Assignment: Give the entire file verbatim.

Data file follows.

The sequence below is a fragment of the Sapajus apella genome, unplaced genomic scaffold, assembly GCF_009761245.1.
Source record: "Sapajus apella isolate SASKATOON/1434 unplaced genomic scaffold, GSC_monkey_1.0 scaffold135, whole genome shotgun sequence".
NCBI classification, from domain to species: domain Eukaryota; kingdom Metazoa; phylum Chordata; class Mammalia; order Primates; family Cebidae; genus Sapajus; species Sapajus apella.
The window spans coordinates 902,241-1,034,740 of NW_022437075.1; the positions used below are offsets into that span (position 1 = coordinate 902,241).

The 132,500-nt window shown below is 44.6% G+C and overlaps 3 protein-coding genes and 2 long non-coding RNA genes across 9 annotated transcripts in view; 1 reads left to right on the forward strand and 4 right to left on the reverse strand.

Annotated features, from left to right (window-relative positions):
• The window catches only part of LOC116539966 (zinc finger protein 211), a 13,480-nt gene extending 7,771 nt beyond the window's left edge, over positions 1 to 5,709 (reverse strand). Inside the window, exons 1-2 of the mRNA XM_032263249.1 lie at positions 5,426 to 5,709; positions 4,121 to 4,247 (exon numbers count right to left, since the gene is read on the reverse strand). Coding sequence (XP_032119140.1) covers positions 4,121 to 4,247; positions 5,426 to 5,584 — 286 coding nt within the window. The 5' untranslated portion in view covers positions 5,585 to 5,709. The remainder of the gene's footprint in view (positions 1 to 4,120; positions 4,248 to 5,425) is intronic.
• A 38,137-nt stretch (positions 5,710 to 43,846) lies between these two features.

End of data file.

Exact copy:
The sequence below is a fragment of the Sapajus apella genome, unplaced genomic scaffold, assembly GCF_009761245.1.
Source record: "Sapajus apella isolate SASKATOON/1434 unplaced genomic scaffold, GSC_monkey_1.0 scaffold135, whole genome shotgun sequence".
NCBI classification, from domain to species: domain Eukaryota; kingdom Metazoa; phylum Chordata; class Mammalia; order Primates; family Cebidae; genus Sapajus; species Sapajus apella.
The window spans coordinates 902,241-1,034,740 of NW_022437075.1; the positions used below are offsets into that span (position 1 = coordinate 902,241).

The 132,500-nt window shown below is 44.6% G+C and overlaps 3 protein-coding genes and 2 long non-coding RNA genes across 9 annotated transcripts in view; 1 reads left to right on the forward strand and 4 right to left on the reverse strand.

Annotated features, from left to right (window-relative positions):
• The window catches only part of LOC116539966 (zinc finger protein 211), a 13,480-nt gene extending 7,771 nt beyond the window's left edge, over positions 1 to 5,709 (reverse strand). Inside the window, exons 1-2 of the mRNA XM_032263249.1 lie at positions 5,426 to 5,709; positions 4,121 to 4,247 (exon numbers count right to left, since the gene is read on the reverse strand). Coding sequence (XP_032119140.1) covers positions 4,121 to 4,247; positions 5,426 to 5,584 — 286 coding nt within the window. The 5' untranslated portion in view covers positions 5,585 to 5,709. The remainder of the gene's footprint in view (positions 1 to 4,120; positions 4,248 to 5,425) is intronic.
• A 38,137-nt stretch (positions 5,710 to 43,846) lies between these two features.